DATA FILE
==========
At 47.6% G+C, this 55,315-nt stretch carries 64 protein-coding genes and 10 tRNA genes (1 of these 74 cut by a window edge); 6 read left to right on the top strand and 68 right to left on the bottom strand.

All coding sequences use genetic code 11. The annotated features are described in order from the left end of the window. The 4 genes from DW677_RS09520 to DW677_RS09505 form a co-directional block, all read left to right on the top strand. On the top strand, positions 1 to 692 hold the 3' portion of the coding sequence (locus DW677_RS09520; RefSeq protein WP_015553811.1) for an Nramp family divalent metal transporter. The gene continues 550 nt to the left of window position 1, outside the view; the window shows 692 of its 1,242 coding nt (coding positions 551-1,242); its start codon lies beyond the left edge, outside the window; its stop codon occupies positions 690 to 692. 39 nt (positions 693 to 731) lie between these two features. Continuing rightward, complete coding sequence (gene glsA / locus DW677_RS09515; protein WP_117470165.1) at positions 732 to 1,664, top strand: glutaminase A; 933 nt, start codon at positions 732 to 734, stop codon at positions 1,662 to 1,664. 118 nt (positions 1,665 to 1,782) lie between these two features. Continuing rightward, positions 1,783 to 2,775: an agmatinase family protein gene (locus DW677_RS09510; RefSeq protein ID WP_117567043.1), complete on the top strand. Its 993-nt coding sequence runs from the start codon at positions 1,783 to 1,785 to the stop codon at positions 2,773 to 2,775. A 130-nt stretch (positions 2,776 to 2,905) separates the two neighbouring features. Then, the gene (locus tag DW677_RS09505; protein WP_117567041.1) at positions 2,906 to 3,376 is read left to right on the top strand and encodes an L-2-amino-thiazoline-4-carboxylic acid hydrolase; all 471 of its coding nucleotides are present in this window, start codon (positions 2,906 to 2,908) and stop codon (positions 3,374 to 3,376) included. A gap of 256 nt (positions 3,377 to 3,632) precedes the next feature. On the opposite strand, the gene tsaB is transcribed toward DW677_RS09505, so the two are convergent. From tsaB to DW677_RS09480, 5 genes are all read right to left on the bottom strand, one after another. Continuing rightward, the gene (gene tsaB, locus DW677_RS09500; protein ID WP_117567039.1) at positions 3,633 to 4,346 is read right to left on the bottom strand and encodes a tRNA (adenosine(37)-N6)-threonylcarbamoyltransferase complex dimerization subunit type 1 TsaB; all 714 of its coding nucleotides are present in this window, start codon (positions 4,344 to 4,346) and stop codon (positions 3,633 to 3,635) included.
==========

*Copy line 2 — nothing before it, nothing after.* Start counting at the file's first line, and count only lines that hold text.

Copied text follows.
All coding sequences use genetic code 11. The annotated features are described in order from the left end of the window. The 4 genes from DW677_RS09520 to DW677_RS09505 form a co-directional block, all read left to right on the top strand. On the top strand, positions 1 to 692 hold the 3' portion of the coding sequence (locus DW677_RS09520; RefSeq protein WP_015553811.1) for an Nramp family divalent metal transporter. The gene continues 550 nt to the left of window position 1, outside the view; the window shows 692 of its 1,242 coding nt (coding positions 551-1,242); its start codon lies beyond the left edge, outside the window; its stop codon occupies positions 690 to 692. 39 nt (positions 693 to 731) lie between these two features. Continuing rightward, complete coding sequence (gene glsA / locus DW677_RS09515; protein WP_117470165.1) at positions 732 to 1,664, top strand: glutaminase A; 933 nt, start codon at positions 732 to 734, stop codon at positions 1,662 to 1,664. 118 nt (positions 1,665 to 1,782) lie between these two features. Continuing rightward, positions 1,783 to 2,775: an agmatinase family protein gene (locus DW677_RS09510; RefSeq protein ID WP_117567043.1), complete on the top strand. Its 993-nt coding sequence runs from the start codon at positions 1,783 to 1,785 to the stop codon at positions 2,773 to 2,775. A 130-nt stretch (positions 2,776 to 2,905) separates the two neighbouring features. Then, the gene (locus tag DW677_RS09505; protein WP_117567041.1) at positions 2,906 to 3,376 is read left to right on the top strand and encodes an L-2-amino-thiazoline-4-carboxylic acid hydrolase; all 471 of its coding nucleotides are present in this window, start codon (positions 2,906 to 2,908) and stop codon (positions 3,374 to 3,376) included. A gap of 256 nt (positions 3,377 to 3,632) precedes the next feature. On the opposite strand, the gene tsaB is transcribed toward DW677_RS09505, so the two are convergent. From tsaB to DW677_RS09480, 5 genes are all read right to left on the bottom strand, one after another. Continuing rightward, the gene (gene tsaB, locus DW677_RS09500; protein ID WP_117567039.1) at positions 3,633 to 4,346 is read right to left on the bottom strand and encodes a tRNA (adenosine(37)-N6)-threonylcarbamoyltransferase complex dimerization subunit type 1 TsaB; all 714 of its coding nucleotides are present in this window, start codon (positions 4,344 to 4,346) and stop codon (positions 3,633 to 3,635) included.